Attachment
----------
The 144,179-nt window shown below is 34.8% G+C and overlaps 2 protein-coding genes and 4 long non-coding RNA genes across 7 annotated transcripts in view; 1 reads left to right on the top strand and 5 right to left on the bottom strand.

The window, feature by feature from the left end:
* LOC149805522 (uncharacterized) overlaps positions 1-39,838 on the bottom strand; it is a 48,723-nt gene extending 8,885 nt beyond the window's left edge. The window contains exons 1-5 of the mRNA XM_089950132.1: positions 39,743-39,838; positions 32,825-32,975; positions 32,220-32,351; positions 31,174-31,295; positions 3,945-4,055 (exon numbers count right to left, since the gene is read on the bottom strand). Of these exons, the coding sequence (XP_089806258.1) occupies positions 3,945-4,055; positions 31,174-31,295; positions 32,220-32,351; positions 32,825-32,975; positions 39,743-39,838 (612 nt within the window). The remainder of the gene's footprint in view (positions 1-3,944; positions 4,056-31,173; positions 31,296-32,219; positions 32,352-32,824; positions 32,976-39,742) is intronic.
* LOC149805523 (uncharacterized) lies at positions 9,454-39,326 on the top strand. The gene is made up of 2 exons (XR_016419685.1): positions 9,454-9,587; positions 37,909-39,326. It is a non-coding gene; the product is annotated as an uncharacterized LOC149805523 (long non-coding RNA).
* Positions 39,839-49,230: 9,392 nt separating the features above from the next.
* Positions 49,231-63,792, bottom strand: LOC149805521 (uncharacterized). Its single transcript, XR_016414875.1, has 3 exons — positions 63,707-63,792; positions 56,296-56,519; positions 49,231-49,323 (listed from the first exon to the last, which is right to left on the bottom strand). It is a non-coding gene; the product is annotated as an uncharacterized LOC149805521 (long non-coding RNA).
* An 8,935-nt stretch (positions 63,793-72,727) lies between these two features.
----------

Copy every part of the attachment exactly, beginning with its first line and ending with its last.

The 144,179-nt window shown below is 34.8% G+C and overlaps 2 protein-coding genes and 4 long non-coding RNA genes across 7 annotated transcripts in view; 1 reads left to right on the top strand and 5 right to left on the bottom strand.

The window, feature by feature from the left end:
* LOC149805522 (uncharacterized) overlaps positions 1-39,838 on the bottom strand; it is a 48,723-nt gene extending 8,885 nt beyond the window's left edge. The window contains exons 1-5 of the mRNA XM_089950132.1: positions 39,743-39,838; positions 32,825-32,975; positions 32,220-32,351; positions 31,174-31,295; positions 3,945-4,055 (exon numbers count right to left, since the gene is read on the bottom strand). Of these exons, the coding sequence (XP_089806258.1) occupies positions 3,945-4,055; positions 31,174-31,295; positions 32,220-32,351; positions 32,825-32,975; positions 39,743-39,838 (612 nt within the window). The remainder of the gene's footprint in view (positions 1-3,944; positions 4,056-31,173; positions 31,296-32,219; positions 32,352-32,824; positions 32,976-39,742) is intronic.
* LOC149805523 (uncharacterized) lies at positions 9,454-39,326 on the top strand. The gene is made up of 2 exons (XR_016419685.1): positions 9,454-9,587; positions 37,909-39,326. It is a non-coding gene; the product is annotated as an uncharacterized LOC149805523 (long non-coding RNA).
* Positions 39,839-49,230: 9,392 nt separating the features above from the next.
* Positions 49,231-63,792, bottom strand: LOC149805521 (uncharacterized). Its single transcript, XR_016414875.1, has 3 exons — positions 63,707-63,792; positions 56,296-56,519; positions 49,231-49,323 (listed from the first exon to the last, which is right to left on the bottom strand). It is a non-coding gene; the product is annotated as an uncharacterized LOC149805521 (long non-coding RNA).
* An 8,935-nt stretch (positions 63,793-72,727) lies between these two features.